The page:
I love this idea for customers who have difficulty navigating the digital banking experience and would rather speak to someone face-to-face. I think it also points to the value of adopting open banking for enabling access to these simpler banking services and meeting customers’ regular daily banking requirements.

3. ATM pooling and a human-centered design

ATMs are another expense that European banks are seeking to minimize. In many cases, banks are pooling or sharing ATMs. Instead of owning the ATM fleet themselves, ownership lies with a single deployer. This is a well-established practice in Finland and Sweden, but as cash use declines across Europe, it’s becoming more widespread in other countries. 

In Portugal, many banks are part of the Multibanco ATM system, which offers 11,000 machines nationwide. As well as withdrawing money and checking their balance, customers can use the machines in this network to pay taxes, pay bills for online and physical services and shopping, add credit to their mobile phones and buy tickets to shows. There’s also a phone app that lets them request cash as they near a machine, so they don’t have to touch buttons on the machine itself. 

Another innovation is the human-centered design of the BancoSmart ATMs developed for the Italian market by UniCredit Bank and Experientia. The new touchscreen interface, which can run on various ATM hardware platforms, offers customers a personalized homepage with services displayed in their language and based on their banking profile. This makes using the ATMs much easier and faster. The design is also better for people with poor vision and meets the needs of people with all levels of literacy, including those who don’t speak Italian.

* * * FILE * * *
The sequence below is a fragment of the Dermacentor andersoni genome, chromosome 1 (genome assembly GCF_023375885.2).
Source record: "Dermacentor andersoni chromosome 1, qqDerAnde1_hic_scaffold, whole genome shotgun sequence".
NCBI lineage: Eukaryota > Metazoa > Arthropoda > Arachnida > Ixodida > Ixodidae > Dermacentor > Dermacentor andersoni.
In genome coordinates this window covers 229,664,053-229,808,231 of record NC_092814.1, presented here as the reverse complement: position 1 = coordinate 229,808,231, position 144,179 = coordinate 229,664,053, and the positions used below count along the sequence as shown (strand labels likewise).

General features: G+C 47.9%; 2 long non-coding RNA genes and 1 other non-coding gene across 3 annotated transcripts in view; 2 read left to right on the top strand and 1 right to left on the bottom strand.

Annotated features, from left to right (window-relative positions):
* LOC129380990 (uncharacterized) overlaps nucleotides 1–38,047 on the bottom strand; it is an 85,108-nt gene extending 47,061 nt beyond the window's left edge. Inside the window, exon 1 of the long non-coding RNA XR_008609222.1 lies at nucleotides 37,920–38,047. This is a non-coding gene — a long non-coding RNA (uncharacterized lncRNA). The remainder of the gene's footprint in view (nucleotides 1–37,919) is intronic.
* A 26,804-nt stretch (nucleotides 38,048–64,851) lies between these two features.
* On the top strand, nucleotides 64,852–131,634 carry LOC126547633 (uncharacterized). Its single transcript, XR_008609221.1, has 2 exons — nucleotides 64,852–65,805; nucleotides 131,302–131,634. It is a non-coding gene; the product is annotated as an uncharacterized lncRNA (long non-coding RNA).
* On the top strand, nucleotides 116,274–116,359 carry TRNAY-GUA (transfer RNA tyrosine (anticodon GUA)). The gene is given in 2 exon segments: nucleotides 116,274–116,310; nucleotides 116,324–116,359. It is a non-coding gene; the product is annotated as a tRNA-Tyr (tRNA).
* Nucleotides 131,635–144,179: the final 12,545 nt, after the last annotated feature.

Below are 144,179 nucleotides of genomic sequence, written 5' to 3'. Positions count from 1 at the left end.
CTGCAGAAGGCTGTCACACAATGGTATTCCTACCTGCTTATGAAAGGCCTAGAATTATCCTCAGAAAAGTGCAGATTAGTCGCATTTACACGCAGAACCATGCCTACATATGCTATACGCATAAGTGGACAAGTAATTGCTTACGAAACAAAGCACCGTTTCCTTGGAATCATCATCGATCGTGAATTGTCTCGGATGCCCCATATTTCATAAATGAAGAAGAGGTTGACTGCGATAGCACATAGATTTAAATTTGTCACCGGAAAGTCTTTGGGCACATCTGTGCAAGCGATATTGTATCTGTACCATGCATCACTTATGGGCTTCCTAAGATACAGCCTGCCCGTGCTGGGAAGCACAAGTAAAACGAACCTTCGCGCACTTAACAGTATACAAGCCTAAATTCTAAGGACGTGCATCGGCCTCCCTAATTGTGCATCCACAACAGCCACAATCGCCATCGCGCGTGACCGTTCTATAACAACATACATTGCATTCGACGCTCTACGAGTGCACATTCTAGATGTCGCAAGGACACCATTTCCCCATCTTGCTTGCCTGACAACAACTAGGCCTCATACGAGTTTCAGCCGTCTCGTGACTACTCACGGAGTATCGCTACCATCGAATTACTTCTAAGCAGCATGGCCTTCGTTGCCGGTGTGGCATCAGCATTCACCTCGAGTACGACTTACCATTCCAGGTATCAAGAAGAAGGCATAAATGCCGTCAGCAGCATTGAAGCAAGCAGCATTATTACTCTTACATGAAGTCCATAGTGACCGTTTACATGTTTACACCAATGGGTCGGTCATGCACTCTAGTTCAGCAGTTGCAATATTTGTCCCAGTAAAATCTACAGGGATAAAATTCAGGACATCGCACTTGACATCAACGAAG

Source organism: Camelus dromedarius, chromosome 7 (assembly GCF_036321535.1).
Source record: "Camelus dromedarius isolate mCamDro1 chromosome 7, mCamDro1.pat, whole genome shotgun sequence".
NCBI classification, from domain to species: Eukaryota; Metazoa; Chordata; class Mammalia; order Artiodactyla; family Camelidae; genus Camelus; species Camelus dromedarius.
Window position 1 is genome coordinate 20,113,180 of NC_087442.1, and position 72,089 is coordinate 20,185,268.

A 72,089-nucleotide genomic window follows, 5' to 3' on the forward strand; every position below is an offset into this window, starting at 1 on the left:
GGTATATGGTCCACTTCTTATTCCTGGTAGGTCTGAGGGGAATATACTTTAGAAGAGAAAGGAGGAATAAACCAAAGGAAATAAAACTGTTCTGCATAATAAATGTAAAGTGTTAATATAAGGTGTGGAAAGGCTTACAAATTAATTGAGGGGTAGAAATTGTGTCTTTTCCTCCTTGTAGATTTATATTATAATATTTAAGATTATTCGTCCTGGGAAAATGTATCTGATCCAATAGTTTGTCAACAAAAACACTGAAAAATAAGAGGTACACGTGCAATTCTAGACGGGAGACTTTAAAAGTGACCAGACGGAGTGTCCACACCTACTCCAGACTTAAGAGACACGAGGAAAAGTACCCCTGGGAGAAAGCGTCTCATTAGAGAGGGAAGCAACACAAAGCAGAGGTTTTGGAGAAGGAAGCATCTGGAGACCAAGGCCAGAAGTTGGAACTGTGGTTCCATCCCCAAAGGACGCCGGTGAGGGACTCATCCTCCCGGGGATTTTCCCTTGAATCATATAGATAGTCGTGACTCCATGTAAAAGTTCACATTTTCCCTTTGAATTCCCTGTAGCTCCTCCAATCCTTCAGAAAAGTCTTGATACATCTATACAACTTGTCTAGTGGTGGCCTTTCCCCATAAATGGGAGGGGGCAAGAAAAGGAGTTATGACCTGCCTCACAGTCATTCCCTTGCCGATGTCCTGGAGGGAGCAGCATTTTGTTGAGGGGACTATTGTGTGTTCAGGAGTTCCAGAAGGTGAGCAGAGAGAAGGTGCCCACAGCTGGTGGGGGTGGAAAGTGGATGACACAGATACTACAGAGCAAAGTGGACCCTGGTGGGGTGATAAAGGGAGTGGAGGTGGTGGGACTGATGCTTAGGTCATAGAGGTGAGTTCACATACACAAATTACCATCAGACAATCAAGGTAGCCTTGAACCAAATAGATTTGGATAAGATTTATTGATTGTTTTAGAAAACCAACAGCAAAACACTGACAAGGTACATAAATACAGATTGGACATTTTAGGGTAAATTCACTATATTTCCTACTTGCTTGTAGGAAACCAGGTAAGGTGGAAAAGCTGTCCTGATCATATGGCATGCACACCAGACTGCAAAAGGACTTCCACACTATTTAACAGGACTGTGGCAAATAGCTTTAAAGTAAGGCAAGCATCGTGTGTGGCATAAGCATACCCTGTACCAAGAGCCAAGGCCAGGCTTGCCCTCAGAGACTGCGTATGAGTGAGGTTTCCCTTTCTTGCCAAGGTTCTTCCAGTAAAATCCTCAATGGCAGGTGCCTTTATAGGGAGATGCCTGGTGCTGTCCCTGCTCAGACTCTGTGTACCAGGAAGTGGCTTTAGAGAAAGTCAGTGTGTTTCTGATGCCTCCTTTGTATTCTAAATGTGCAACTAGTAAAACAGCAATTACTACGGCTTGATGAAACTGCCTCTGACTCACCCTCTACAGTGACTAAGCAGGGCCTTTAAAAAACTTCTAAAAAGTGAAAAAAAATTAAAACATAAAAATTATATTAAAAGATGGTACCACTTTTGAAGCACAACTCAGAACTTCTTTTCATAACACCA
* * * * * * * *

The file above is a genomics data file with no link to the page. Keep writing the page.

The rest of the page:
This last innovation I find particularly compelling, and I hope it’s one that more banks adopt.

4. Paid designated advisors

BNP Paribas is taking a different approach to stand out from its competitors—focusing on quality of service. To give customers a more personalized experience, it’s providing a paid banking advisor subscription. The bank offers two levels of service: 

  • The Affinity program (link to French site) targets the wealthiest customers (approximately 20%) and elderly people with assets who want to delegate the management of their accounts. For €12 a month, customers have access to a designated bank advisor trained to support them personally with their savings, transfers and real estate finances. Furthermore, the bank guarantees that customers can keep the same advisor in the long term. 
  • The Proximity no-fee program also offers customers access to an advisor, but with a less personal touch. Customers are assigned to a team of three advisors and there are no guarantees they can speak to the same advisor each time or maintain a long-term advisor relationship. 

By offering a paid model, banks can reinvent the role of the advisor and make their customers’ lives easier. They’ll be able to offer a much higher level of service, helping guide investments and protecting wealth and assets, by providing comprehensive offerings including insurance products. 

Beyond focusing solely on simplicity and efficiency to cut costs, designing and delivering higher quality service for a fee should be on the agenda for banks. The potential here is higher profits and happier customers—and more engaged employees. 

So, there are options for European banks. I think we’ll see different choices by banks in different regions. But at the end of the day, the winners will be the ones able to consistently deliver high quality customer experiences every day while recognizing the diversity of customers’ expectations. 

Tell me, which approach would you take?

To learn more, read the report Growth: It Comes Down to Experience